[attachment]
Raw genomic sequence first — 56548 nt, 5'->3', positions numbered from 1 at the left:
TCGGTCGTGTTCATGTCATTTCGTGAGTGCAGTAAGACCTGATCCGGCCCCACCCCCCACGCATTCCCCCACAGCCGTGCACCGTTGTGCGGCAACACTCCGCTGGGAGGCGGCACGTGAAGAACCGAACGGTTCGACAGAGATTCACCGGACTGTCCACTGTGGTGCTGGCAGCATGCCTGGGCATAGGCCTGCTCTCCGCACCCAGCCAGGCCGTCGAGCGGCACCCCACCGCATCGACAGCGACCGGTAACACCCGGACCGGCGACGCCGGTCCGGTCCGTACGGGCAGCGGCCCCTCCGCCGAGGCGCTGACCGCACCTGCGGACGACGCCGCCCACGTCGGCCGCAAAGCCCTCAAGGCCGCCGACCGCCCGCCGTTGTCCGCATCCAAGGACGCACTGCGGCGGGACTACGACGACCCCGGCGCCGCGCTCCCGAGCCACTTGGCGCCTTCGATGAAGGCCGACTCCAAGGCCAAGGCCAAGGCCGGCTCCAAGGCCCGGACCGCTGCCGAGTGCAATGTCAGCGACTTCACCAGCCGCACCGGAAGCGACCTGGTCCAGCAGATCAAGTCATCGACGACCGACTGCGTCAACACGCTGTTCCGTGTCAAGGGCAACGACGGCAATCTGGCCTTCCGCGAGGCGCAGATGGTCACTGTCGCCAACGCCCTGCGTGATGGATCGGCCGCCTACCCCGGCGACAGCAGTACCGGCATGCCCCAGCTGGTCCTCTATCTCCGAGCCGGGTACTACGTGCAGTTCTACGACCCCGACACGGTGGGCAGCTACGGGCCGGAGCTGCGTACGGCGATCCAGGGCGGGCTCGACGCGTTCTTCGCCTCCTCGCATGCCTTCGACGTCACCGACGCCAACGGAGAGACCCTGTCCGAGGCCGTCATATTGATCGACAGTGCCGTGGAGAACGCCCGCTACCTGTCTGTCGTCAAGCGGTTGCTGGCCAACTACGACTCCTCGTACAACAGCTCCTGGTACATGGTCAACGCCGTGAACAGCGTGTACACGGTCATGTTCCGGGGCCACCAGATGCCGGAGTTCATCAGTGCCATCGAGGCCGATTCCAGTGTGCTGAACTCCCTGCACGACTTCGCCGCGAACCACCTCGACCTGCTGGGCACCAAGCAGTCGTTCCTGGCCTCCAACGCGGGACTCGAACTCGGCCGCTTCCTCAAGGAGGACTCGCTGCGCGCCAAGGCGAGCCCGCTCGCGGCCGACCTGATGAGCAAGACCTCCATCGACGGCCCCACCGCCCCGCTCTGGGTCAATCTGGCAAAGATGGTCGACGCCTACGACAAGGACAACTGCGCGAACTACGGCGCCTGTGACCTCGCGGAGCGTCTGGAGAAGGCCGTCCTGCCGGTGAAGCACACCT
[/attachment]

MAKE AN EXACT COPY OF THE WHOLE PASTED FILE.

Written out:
Raw genomic sequence first — 56548 nt, 5'->3', positions numbered from 1 at the left:
TCGGTCGTGTTCATGTCATTTCGTGAGTGCAGTAAGACCTGATCCGGCCCCACCCCCCACGCATTCCCCCACAGCCGTGCACCGTTGTGCGGCAACACTCCGCTGGGAGGCGGCACGTGAAGAACCGAACGGTTCGACAGAGATTCACCGGACTGTCCACTGTGGTGCTGGCAGCATGCCTGGGCATAGGCCTGCTCTCCGCACCCAGCCAGGCCGTCGAGCGGCACCCCACCGCATCGACAGCGACCGGTAACACCCGGACCGGCGACGCCGGTCCGGTCCGTACGGGCAGCGGCCCCTCCGCCGAGGCGCTGACCGCACCTGCGGACGACGCCGCCCACGTCGGCCGCAAAGCCCTCAAGGCCGCCGACCGCCCGCCGTTGTCCGCATCCAAGGACGCACTGCGGCGGGACTACGACGACCCCGGCGCCGCGCTCCCGAGCCACTTGGCGCCTTCGATGAAGGCCGACTCCAAGGCCAAGGCCAAGGCCGGCTCCAAGGCCCGGACCGCTGCCGAGTGCAATGTCAGCGACTTCACCAGCCGCACCGGAAGCGACCTGGTCCAGCAGATCAAGTCATCGACGACCGACTGCGTCAACACGCTGTTCCGTGTCAAGGGCAACGACGGCAATCTGGCCTTCCGCGAGGCGCAGATGGTCACTGTCGCCAACGCCCTGCGTGATGGATCGGCCGCCTACCCCGGCGACAGCAGTACCGGCATGCCCCAGCTGGTCCTCTATCTCCGAGCCGGGTACTACGTGCAGTTCTACGACCCCGACACGGTGGGCAGCTACGGGCCGGAGCTGCGTACGGCGATCCAGGGCGGGCTCGACGCGTTCTTCGCCTCCTCGCATGCCTTCGACGTCACCGACGCCAACGGAGAGACCCTGTCCGAGGCCGTCATATTGATCGACAGTGCCGTGGAGAACGCCCGCTACCTGTCTGTCGTCAAGCGGTTGCTGGCCAACTACGACTCCTCGTACAACAGCTCCTGGTACATGGTCAACGCCGTGAACAGCGTGTACACGGTCATGTTCCGGGGCCACCAGATGCCGGAGTTCATCAGTGCCATCGAGGCCGATTCCAGTGTGCTGAACTCCCTGCACGACTTCGCCGCGAACCACCTCGACCTGCTGGGCACCAAGCAGTCGTTCCTGGCCTCCAACGCGGGACTCGAACTCGGCCGCTTCCTCAAGGAGGACTCGCTGCGCGCCAAGGCGAGCCCGCTCGCGGCCGACCTGATGAGCAAGACCTCCATCGACGGCCCCACCGCCCCGCTCTGGGTCAATCTGGCAAAGATGGTCGACGCCTACGACAAGGACAACTGCGCGAACTACGGCGCCTGTGACCTCGCGGAGCGTCTGGAGAAGGCCGTCCTGCCGGTGAAGCACACCT